To see the announcement for my poetry book, Sparrow, selected by poet Dorianne Laux for the Kenneth and Geraldine Gell Poetry Prize at Writers & Books, go to

You can find a review by Kathleen Kirk at EIL:

Saturday, April 5, 2014

New Poems -- or drafts of poems

This month -- April, 2014 -- I have a goal to write one bad poem every day, all month long. To see the results, go to my A Writer's Alchemy blog.

To read my craft essay "One Bad Poem," click here.

Tuesday, June 26, 2012

Saturday, June 23, 2012

The Writing Warrior

Here's Laraine Herring's book, which you can read more about at

This morning I used to time my shaking. Tomorrow I'll use it for the breathing, too.

Friday, June 22, 2012

Maybe you buy six hundred books on writing...

"The beginning always starts off easy. 'I want to write a book,' you say. So maybe you take a class or two. Maybe you buy a book on writing." -Laraine Herring

So I'm blogging about how to begin. What I tell my students is that you have to begin over and over again, sometimes more than once in each session, at a bare minimum once per day (even if only for fifteen minutes). Knowing how to begin is important. Nothing happens without beginning.

I don't think I can dictate for anyone else how to begin, though I can make suggestions. Laraine Herring suggests breathing, shaking (yes, shaking!), and writing -- each for five minutes. I like how five minutes of practice demystifies the process. Oh, five minutes, I think. I can do anything for five minutes. On day two of this practice, I found the breathing boring. (This fits with what my friend Glenda says about my not breathing.) The shaking? I almost hate to admit it, but it was fine. It was funI am all too aware that I'm not in touch with my body. I live in my head. The five minutes of writing? It turned into two journal pages, then an hour and a half on poetry, a million ideas, and now this blog entry.

The main thing wrong with saying "I want to write a book" is that it's too big. Recently a colleague told me that she and her father -- many years ago, before his unexpected death -- had planned to write a book together about their teaching. "You should write it," I said. "You can dedicate it to him." She shook her head sadly. "I'm not a writer," she said.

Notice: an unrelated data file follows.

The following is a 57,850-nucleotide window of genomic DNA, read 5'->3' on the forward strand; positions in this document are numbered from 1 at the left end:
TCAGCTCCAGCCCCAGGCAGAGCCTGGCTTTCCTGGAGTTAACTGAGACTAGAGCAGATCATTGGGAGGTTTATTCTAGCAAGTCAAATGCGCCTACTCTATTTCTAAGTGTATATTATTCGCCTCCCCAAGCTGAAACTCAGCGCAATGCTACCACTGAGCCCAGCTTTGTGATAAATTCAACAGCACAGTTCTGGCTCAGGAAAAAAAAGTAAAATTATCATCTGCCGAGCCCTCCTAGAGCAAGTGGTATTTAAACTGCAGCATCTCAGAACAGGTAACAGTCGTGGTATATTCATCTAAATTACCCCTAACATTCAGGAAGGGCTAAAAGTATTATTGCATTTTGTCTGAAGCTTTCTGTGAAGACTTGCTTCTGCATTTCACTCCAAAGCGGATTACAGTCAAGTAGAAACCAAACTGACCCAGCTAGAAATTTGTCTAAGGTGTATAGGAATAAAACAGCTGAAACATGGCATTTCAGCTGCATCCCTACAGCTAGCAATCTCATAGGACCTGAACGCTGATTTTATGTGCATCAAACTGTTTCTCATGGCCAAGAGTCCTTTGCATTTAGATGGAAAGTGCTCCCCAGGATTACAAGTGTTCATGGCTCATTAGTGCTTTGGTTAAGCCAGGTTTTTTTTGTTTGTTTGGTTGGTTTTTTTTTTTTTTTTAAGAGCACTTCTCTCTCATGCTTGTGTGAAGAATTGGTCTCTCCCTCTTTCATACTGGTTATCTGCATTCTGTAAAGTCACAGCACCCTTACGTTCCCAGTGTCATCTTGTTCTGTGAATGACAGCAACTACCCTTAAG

At the risk of sounding like the ghost-chef in Ratatouille, ANYONE CAN WRITE. Just don't set your goals so high. No, you can't write a book, not this morning.

Buying a new book about writing, by the way, is an excellent way to procrastinate on your writing.

This morning write a paragraph. Write a sentence. See if you can stay with it for five minutes.

And now, for me, breakfast.

Thursday, June 21, 2012


"The ideal expression of reading a poem is, in many respects, close to the experience of writing it: one goes through uncertainty, flashes of perception, small satisfactions, puzzlement, understanding, surprise." -Kenneth Koch, Making Your Own Days (14)

Various things (Emma and the Earache, primarily) have kept me from my writing time for a couple of days. Today, however, I was up at 6 a.m., and out in my cabin, writing my heart out. I have decided to -- finally -- take seriously Laraine Herring's book, The Writing Warrior, and the practice she suggests. You should do it, too. Today is day one.

My goal this summer is to be FEARLESS in my writing (thank you, Margaret, for helping me to articulate this).

Sunday, June 17, 2012

Happy Father's Day

I have often heard it said that when someone we love dies, they are always with us -- it's the sort of old saying that I sometimes agree with, and sometimes resent. Yeah, well where is he? as one of my young nephews once said to me.

Recently, someone turned the saying around for me: When someone you love dies, a part of you goes with them, no matter where. This feels true.

Yesterday, sleep starved, trying to grade papers, waiting for Emma to come out to the car with her friends after a movie, I suddenly saw my dad, not in that idealized way that I often picture him -- the dad I knew as a child -- but as I'd last seen him. He was wearing his plaid barn coat and he looked tired, too, his face a little sunken, his blue eyes watery. Two weeks ago he visited my mother in the ER in Centralia. "How did he look?" I asked her. "Oh, about the same," she said. "He was probably wondering what was taking me so long."

Happy Father's Day, Dad.

Friday, June 15, 2012


The spring before Emma was born, our unexpected baby coming six years behind her twin sisters, I bumped into an old friend. I was grading papers at a coffee shop in Edmonds. I still remember how manic and exhausted I felt. My friend walked up to me and laid her hand on my arm and told me that she had heard about the new baby. I remember looking up at her with a frantic expression, words failing me. "Whenever something brings this much chaos into my life," she said, looking directly into my eyes, "it always turns out to be good thing."
I remember coming home from night class a couple years later, and finding all the dining room chairs turned upside down or stacked on the table, and Bruce, looking weary, telling me, "She climbs, and then she jumps."

I remember the summer she turned ten when she set a goal to swim every day.

She is failing her Humanities class, and getting a D in math. Do I make her go to summer school? Or do I stand by, holding a towel, waiting to see what will happen next?